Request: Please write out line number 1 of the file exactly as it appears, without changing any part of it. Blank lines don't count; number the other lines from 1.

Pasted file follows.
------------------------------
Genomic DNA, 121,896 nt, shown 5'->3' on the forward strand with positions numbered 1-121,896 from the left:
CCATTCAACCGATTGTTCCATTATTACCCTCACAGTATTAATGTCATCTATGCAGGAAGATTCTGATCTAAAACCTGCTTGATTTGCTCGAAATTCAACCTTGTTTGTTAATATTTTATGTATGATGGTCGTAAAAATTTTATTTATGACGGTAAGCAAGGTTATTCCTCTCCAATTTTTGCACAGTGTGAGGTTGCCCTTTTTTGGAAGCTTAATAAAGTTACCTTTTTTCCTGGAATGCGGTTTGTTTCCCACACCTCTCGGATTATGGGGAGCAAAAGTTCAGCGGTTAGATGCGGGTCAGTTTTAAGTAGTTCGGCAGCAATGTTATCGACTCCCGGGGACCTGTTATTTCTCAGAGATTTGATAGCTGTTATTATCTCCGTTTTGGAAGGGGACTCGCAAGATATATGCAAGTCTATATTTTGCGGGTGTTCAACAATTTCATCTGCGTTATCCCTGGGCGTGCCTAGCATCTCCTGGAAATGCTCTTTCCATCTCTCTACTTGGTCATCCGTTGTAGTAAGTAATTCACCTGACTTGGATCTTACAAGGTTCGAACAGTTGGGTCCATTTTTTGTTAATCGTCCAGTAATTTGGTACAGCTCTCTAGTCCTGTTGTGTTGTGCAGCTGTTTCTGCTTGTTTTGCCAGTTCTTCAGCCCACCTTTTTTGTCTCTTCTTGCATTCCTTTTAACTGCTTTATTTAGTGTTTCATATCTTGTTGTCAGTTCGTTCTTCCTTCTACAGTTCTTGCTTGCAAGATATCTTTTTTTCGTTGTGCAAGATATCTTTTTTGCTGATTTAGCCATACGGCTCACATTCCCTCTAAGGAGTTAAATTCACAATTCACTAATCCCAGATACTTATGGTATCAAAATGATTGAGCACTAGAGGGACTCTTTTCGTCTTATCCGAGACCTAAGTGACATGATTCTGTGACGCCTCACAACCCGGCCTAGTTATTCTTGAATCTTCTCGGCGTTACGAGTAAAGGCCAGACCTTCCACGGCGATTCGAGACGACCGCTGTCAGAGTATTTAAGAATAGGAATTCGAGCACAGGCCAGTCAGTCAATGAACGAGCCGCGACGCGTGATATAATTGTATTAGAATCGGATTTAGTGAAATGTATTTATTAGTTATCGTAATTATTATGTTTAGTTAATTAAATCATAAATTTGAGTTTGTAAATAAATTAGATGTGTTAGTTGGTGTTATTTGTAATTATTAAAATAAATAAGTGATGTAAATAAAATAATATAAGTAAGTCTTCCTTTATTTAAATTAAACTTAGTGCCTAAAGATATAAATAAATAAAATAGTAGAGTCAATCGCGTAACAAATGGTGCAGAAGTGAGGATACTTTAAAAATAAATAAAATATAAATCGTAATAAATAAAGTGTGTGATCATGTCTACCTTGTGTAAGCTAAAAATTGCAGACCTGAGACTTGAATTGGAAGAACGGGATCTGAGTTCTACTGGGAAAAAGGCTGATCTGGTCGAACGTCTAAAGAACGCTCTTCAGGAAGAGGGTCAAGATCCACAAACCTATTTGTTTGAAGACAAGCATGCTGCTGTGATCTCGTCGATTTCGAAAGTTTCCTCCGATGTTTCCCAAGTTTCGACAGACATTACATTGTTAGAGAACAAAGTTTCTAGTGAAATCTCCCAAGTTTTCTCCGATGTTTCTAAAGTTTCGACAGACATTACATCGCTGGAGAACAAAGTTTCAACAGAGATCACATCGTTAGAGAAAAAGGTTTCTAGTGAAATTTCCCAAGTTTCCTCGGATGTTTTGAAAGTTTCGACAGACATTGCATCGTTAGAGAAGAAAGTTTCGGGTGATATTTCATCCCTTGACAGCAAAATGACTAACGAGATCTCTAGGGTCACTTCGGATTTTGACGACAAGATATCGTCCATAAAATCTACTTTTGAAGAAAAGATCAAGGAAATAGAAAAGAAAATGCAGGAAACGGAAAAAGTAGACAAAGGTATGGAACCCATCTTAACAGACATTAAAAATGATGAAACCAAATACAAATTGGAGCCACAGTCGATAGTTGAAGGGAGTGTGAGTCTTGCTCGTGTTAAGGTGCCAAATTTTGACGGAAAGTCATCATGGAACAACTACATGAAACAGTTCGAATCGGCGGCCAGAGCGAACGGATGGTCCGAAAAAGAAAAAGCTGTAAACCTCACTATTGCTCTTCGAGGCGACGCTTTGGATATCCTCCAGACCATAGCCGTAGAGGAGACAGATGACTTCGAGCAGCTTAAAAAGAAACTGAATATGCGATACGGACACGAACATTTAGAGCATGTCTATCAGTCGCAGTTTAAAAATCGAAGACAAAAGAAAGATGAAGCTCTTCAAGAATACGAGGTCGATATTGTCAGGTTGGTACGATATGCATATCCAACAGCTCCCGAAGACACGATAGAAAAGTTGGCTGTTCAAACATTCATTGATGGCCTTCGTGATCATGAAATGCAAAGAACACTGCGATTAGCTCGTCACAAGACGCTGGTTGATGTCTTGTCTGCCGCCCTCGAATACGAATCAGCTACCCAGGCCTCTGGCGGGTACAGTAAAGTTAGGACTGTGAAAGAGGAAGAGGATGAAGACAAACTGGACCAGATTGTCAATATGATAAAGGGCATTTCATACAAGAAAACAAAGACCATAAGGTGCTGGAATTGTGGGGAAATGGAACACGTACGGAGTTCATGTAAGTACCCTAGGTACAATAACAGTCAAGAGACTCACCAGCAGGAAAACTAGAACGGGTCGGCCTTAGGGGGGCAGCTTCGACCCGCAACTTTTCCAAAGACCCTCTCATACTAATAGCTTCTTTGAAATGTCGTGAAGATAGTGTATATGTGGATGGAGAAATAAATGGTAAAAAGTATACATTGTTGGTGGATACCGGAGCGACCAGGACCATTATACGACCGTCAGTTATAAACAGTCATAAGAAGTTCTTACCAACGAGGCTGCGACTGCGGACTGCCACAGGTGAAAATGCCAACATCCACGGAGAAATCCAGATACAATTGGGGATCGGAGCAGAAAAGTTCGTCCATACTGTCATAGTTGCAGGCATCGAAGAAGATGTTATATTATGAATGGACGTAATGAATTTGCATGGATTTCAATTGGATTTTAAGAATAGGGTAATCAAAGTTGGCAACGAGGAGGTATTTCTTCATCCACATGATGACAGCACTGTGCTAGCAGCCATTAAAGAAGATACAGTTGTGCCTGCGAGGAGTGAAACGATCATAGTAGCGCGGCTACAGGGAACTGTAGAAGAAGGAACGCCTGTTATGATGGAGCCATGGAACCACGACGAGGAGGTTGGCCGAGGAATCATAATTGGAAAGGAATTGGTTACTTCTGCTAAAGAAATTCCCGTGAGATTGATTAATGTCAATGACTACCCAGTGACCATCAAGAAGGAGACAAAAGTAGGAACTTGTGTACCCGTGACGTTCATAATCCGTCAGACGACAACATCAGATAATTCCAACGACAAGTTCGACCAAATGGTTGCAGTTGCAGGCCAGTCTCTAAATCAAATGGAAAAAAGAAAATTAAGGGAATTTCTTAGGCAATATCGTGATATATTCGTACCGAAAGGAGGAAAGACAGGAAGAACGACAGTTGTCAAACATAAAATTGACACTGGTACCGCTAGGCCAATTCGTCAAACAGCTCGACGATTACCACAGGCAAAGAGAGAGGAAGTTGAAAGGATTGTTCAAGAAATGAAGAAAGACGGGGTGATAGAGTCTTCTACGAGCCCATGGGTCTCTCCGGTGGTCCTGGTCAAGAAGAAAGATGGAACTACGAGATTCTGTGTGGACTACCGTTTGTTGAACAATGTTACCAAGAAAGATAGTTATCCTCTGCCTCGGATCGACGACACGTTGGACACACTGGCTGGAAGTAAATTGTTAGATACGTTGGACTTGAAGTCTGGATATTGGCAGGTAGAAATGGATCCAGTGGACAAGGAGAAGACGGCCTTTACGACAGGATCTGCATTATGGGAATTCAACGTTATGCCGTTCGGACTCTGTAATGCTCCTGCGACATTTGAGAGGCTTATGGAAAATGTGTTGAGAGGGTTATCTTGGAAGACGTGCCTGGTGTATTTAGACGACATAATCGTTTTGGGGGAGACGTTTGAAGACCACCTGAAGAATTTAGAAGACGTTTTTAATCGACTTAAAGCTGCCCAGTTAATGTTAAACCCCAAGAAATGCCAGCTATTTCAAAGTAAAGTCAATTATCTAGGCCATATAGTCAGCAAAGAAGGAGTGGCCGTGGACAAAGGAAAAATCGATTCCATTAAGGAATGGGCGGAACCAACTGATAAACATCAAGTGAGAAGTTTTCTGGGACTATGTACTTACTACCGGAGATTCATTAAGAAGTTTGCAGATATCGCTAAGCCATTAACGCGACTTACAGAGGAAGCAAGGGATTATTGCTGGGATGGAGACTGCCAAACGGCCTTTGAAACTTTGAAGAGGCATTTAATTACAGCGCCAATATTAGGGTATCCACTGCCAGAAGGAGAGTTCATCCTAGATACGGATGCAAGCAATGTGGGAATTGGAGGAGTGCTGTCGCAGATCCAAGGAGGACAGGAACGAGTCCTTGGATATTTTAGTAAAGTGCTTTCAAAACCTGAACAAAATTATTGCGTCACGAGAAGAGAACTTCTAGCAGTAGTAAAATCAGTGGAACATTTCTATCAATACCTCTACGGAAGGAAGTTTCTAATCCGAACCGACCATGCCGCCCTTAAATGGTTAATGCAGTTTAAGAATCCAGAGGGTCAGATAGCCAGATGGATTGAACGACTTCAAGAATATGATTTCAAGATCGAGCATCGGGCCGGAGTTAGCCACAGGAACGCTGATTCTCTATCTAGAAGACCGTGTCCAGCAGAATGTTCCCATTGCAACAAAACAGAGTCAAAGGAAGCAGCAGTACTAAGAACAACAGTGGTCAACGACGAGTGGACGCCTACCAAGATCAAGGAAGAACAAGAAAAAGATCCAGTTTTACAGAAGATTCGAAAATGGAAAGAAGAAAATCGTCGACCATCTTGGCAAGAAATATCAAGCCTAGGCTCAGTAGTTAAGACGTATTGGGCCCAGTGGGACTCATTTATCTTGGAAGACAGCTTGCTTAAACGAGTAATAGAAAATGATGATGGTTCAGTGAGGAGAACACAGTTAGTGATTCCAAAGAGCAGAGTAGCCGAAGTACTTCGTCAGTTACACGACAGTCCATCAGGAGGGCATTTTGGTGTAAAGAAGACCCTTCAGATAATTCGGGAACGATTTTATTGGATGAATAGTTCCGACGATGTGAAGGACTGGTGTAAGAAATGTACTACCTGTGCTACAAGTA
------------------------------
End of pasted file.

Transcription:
Genomic DNA, 121,896 nt, shown 5'->3' on the forward strand with positions numbered 1-121,896 from the left: